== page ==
CYBER COPS at the UK's National Cyber Security Centre (NCSC) has issued an advisory over a large-scale global DNS hijacking campaign.
The advisory [PDF] discusses the risks and mitigations for organisations to protect themselves from such attacks, in which threat actors change the domain name system (DNS) records of websites and redirect visitors to malicious sites instead.
DNS is the service that helps internet users navigate to a web domain by correctly pointing the web browser to an IP address.
Changing DNS records, though, not only enables cybercriminals to redirect users to malicious websites, but they can also modify the ownership details of web domains, thus making them difficult to recover.
According to a recent report by Avast, in the past year, a large number of Brazilian users have been targeted with router attacks; the report claims that the DNS settings of more than 180,000 Brazilian routers have been modified by attackers in the first six months of 2019.
Last week, Cisco Talos also published a report on recently noticed activities from Sea Turtle, a threat group that uses DNS hijacking techniques for cyber-espionage purposes.
The NCSC first noticed the attempts by attackers to hijack DNS earlier this year. At the time, the NCSC published an alert to warn organisations and also revealed that the hijacking campaign had hit several governments and commercial organisations worldwide.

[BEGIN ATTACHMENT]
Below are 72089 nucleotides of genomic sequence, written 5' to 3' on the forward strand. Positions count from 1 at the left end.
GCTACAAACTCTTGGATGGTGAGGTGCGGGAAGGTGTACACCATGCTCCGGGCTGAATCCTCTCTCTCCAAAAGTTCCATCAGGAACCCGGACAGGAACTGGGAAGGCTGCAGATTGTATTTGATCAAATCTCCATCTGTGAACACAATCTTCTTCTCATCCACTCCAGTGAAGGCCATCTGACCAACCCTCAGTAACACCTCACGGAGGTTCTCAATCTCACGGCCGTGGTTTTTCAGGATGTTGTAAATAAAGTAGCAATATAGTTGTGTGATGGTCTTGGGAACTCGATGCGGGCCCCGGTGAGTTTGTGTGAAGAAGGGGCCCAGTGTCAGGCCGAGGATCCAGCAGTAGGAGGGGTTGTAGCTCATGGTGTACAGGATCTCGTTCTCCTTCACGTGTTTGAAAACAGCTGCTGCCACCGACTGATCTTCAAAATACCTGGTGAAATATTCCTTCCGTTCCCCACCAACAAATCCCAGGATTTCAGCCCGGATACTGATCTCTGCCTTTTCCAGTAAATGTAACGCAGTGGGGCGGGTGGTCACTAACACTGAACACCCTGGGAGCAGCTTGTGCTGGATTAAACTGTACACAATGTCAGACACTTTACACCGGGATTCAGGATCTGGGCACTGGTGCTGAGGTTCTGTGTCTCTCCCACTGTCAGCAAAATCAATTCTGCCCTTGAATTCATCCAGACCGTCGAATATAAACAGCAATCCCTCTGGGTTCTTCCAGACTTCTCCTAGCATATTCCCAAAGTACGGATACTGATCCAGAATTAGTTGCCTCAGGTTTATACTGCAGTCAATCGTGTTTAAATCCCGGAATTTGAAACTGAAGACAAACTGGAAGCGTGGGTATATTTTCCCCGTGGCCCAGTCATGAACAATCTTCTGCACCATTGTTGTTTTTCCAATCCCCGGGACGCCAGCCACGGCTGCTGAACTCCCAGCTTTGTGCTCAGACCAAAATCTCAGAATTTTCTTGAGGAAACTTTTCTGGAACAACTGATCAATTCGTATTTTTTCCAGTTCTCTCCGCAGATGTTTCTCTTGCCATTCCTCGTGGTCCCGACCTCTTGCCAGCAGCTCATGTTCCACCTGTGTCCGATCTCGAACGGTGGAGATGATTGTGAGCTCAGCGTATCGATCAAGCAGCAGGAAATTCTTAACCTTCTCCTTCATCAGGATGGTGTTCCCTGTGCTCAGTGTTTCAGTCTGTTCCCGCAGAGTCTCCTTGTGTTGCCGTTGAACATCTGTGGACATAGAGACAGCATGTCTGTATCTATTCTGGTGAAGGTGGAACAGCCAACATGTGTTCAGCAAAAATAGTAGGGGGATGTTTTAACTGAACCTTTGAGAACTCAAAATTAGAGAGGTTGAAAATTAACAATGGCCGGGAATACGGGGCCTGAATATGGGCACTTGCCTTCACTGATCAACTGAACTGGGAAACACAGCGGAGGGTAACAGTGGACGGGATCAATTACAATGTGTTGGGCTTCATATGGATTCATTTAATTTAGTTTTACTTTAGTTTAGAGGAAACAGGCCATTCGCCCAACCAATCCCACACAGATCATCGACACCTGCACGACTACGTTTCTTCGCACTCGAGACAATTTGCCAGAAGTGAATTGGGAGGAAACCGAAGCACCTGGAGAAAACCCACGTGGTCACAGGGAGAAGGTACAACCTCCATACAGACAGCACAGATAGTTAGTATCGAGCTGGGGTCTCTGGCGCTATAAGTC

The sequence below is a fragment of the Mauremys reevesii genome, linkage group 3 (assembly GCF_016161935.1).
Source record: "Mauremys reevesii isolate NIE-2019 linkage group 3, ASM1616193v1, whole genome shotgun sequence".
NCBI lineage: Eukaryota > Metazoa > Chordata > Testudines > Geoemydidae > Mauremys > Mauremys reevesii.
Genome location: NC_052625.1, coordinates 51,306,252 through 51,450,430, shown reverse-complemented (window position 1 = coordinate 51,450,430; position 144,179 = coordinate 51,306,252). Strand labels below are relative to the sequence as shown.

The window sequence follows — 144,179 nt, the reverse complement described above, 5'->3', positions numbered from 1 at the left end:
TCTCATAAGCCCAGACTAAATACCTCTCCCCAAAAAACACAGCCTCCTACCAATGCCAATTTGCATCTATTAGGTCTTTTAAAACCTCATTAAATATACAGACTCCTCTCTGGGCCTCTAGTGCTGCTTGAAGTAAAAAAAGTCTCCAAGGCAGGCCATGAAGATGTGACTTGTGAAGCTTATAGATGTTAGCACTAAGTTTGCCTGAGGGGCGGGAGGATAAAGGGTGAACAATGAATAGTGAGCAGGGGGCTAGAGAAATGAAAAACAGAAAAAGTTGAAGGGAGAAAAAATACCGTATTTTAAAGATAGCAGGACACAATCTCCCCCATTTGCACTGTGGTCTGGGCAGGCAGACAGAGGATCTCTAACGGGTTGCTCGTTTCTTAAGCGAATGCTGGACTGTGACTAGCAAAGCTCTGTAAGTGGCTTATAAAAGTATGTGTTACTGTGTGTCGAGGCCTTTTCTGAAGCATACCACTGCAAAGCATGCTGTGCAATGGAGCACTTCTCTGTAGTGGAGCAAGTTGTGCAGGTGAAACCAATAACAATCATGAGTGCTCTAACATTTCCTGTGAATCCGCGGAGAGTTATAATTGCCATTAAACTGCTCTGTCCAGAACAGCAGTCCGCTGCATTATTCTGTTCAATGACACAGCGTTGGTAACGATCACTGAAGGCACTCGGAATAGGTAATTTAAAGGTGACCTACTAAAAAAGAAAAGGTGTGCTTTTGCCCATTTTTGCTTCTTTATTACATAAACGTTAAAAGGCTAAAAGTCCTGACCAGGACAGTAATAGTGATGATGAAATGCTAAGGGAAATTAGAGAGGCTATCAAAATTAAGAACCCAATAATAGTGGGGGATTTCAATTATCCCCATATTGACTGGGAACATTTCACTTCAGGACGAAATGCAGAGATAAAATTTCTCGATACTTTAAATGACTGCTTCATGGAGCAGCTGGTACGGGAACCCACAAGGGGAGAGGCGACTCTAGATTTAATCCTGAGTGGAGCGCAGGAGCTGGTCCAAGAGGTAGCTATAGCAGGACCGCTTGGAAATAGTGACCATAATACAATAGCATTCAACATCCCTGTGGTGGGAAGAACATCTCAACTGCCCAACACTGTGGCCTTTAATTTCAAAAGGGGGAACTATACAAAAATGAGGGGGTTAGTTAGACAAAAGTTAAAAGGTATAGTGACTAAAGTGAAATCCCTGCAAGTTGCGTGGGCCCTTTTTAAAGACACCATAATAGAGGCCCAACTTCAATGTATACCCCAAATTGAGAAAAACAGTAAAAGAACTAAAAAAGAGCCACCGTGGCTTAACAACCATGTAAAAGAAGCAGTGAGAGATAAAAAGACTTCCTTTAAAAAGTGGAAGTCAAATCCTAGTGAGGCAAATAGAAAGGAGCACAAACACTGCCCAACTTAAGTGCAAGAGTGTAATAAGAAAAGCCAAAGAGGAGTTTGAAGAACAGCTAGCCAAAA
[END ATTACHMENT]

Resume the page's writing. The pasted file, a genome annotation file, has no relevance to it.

While most of the affected entities were located in the Middle East region, some organisations were also targeted in the US and Europe.
The NCSC now says that it has observed further activities of attackers across multiple sectors and regions. The Centre is probing the attacks but says that is not yet aware of any compromised entity in the UK.
To prevent phishing attacks, the agency recommends administrators use strong, unique passwords, and also enable multi-factor authentication, where possible.
To protect registrar accounts from account takeovers, the NCSC advises administrators to regularly check the details linked to the account, and for organisations that run their own DNS infrastructure, the agency suggests implementing strict access to computer systems hosting DNS services. µ
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